In our most recent post in this series, we reviewed how the General Data Protection Regulation (GDPR) – the European Union’s sweeping new regulatory framework – strengthens the protection of personal data for EU citizens and residents. We looked at the GDPR’s specific mandates for how the personal data of EU-affiliated individuals is gathered, processed and stored, as well as what that requires of any organization whose documents may contain such personal data.
In this article, we’ll summarize the GDPR rules that directly affect the handling of documents, and show how key capabilities of document capture and workflow solutions can directly address the new rules.
Among the 260+ pages of the GDPR, there is a handful of new rules that have specific impact on how organizations treat their business documents. These include:
- Encryption and anonymization: Businesses need to implement “appropriate technical and organizational measures to ensure a level of security appropriate to the risk” of a breach of personal data. Encryption is given as a specific example of such a measure, as it can make documents (containing personal data) unintelligible to unauthorized readers.
- A rule of least privilege for data access: Under GDPR, processing of personal data is only permitted for a limited and defined purpose. The best way to do this is to attempt to limit access to just the people who need it. Admittedly, this can be a challenging task.
- No non-essential personal data: Similarly, the GDPR introduces the concept of “data minimization”: organizations should only store the personal data that is essential for its processing.
- Increased transparency: Companies holding personal data are required to act transparently, to authorities and data subjects (individuals) alike. On an ongoing basis, they must report on and demonstrate their compliance with GDPR. In the event of a breach, they must notify the supervisory EU authority within 72 hours, or face stiff penalties.
Tools with a track record
Business documents are very likely to contain personal data that’s protected by GDPR, since they typically store more than 60 percent of all customer (and prospect) information. Fortunately, advanced document capture and workflow solutions – which have a proven track record of meeting similar challenges for document security, access, privacy, and transparency – are available.
Here are five key capabilities of these solutions that are well-suited to meeting the new demands posed by GDPR:
1. Digitalization: Getting documents out of paper and into digital files, which are more easily secured and stored in central repositories, is an essential first step toward GDPR compliance. Today’s capture and workflow solutions are capable of converting large quantities of documents to protected digital formats, quickly and efficiently.
The benefits for GDPR: Heightened security of documents (containing personal data), reduction in number of copies of a document, and secure transport of documents between users and offices.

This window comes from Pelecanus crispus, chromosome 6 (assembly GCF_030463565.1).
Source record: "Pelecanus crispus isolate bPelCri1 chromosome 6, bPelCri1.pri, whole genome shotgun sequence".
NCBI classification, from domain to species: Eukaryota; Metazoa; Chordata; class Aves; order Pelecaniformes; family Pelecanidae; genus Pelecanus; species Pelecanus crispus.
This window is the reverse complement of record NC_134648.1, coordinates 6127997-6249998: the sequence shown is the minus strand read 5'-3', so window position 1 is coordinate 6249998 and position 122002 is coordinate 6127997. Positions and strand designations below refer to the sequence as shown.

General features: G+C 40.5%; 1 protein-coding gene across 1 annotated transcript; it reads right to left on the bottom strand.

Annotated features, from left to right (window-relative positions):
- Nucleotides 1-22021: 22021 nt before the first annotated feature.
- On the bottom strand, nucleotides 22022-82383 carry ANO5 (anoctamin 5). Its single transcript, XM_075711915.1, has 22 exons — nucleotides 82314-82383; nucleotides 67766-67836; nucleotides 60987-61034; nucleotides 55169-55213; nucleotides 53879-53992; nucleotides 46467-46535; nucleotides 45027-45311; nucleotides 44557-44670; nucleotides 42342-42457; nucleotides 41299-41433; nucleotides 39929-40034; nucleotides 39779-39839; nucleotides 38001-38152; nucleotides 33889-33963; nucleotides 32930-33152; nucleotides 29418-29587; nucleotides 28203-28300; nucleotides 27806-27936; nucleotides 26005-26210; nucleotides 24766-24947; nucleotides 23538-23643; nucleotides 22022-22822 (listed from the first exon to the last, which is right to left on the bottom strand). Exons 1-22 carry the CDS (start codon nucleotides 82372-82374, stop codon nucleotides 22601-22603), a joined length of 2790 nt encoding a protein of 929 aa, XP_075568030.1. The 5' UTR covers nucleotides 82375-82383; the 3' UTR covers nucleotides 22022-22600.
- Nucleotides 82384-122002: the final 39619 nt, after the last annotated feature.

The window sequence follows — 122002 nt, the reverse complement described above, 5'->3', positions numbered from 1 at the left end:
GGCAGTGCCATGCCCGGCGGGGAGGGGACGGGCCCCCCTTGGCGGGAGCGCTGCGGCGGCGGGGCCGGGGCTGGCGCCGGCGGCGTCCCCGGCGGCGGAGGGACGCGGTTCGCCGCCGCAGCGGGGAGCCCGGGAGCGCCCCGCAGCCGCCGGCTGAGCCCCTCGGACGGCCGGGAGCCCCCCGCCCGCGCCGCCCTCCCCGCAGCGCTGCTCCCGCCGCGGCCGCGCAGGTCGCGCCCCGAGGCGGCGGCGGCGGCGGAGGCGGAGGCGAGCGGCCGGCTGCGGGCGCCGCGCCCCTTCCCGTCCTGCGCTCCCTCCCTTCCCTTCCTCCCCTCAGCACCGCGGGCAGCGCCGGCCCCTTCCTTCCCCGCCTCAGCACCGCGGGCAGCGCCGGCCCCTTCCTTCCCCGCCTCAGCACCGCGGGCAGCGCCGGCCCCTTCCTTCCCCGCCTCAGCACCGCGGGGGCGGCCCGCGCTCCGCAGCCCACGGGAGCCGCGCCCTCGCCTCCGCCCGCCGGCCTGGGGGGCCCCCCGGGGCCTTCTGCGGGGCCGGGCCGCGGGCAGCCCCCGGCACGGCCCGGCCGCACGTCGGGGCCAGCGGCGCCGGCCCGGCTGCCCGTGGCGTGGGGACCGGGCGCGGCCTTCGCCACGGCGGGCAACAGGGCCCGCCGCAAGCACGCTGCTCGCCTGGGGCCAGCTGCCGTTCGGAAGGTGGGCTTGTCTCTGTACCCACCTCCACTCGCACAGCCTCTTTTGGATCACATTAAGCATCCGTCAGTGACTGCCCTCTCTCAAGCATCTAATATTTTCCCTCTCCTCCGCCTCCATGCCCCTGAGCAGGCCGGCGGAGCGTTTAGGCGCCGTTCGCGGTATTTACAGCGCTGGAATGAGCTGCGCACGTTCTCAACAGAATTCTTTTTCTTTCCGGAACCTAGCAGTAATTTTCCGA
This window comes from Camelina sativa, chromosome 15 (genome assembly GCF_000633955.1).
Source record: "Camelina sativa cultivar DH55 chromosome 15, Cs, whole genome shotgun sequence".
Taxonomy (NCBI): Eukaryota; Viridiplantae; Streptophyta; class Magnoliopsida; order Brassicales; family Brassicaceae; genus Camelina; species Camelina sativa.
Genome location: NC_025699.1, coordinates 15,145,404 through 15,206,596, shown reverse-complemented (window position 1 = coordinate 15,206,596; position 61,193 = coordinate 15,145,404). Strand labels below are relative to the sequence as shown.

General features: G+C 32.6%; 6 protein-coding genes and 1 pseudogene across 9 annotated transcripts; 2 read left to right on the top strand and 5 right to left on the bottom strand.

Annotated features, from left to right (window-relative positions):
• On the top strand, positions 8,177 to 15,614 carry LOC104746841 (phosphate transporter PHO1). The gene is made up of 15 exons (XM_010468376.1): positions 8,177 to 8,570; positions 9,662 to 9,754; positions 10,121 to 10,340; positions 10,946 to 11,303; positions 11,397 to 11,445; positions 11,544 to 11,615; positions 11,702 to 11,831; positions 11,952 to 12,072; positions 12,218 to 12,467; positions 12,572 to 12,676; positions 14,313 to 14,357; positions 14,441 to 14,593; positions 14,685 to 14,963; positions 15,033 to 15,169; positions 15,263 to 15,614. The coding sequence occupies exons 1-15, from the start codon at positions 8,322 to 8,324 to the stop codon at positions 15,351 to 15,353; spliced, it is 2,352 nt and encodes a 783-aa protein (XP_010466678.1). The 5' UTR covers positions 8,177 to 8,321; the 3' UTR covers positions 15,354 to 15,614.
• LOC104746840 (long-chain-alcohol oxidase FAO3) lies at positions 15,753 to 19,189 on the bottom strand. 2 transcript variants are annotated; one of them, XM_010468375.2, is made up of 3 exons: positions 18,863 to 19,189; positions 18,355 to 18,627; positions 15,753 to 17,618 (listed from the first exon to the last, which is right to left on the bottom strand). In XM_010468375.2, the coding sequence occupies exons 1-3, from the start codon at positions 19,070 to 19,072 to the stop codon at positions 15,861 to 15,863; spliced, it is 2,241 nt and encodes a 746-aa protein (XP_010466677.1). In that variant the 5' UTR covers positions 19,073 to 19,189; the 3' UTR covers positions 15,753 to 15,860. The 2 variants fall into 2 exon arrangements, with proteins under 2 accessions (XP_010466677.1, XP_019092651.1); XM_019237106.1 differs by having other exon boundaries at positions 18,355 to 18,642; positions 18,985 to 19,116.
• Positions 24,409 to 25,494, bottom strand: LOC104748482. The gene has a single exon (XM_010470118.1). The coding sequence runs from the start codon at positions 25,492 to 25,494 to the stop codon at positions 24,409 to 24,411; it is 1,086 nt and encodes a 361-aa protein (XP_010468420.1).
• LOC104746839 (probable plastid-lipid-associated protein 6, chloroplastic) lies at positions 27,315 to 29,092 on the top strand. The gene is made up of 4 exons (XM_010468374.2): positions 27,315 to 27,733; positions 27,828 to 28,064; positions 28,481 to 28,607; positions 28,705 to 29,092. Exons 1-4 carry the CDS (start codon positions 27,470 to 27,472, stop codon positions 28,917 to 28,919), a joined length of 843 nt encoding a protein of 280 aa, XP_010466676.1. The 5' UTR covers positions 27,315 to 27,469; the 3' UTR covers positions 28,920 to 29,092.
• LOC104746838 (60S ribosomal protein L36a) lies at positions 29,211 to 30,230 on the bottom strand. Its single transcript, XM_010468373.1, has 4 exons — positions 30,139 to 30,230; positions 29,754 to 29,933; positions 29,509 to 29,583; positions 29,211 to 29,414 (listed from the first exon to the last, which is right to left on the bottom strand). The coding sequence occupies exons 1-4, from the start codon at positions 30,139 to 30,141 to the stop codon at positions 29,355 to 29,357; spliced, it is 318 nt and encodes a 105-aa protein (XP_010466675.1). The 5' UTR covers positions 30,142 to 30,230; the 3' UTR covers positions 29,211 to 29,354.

2. Encryption: The best capture and workflow solutions make encrypting documents – preferably with 128-bit or 256-bit AES encryption, and permissions settings to control the viewing, printing, and modification of files – a fast, frustration-free process. (Learn more in a Nuance white paper: “Use PDF Tools for More Secure Document Workflows.“)
The benefit for GDPR: Documents can be secured throughout a business process or workflow, to ensure personal data is protected every step of the way.
3. Content screening: When documents are shared electronically, between and among employees and business partners, the risk of GDPR non-compliance soars. Capture and workflow solutions address this risk by screening documents to validate the sender and recipient; and by searching content for keywords, phrases, and patterns, as well as attributes and barcodes. Documents deemed to be at risk are quarantined, and notifications are sent to the sender, supervisor and security.
The benefit for GDPR: Directly addresses the regulation’s mandate of “least privilege for data access.”
4. Redaction: Advanced capture and workflow solutions automate the redaction of personal data. Documents sent electronically – whether by email, or a networked printer or copier – are closely monitored for personal data. When it’s identified, personal data is automatically redacted, and the redacted content is stored and logged for further monitoring.
The benefit for GDPR: All of this directly addresses the regulation’s mandate of “minimizing non-essential personal data.”
5. Integration throughout an entire workflow: Business documents are used throughout an organization’s processes and systems, which compounds the challenge of protecting the personal data within these documents. Today’s capture and workflow solutions are designed to integrate seamlessly wherever data protection is needed, from line-of-business applications to groupware and collaboration systems, file, fax and email services, office and production printers – even personal and mobile devices.
The benefits for GDPR: More control of how documents containing personal data are used, as well as a thorough audit trail, as evidence of your compliance with GDPR.
In our next installment in this series, we’ll look at ways to mitigate the risks for GDPR non-compliance posed by a corporate asset you might not suspect: your printers.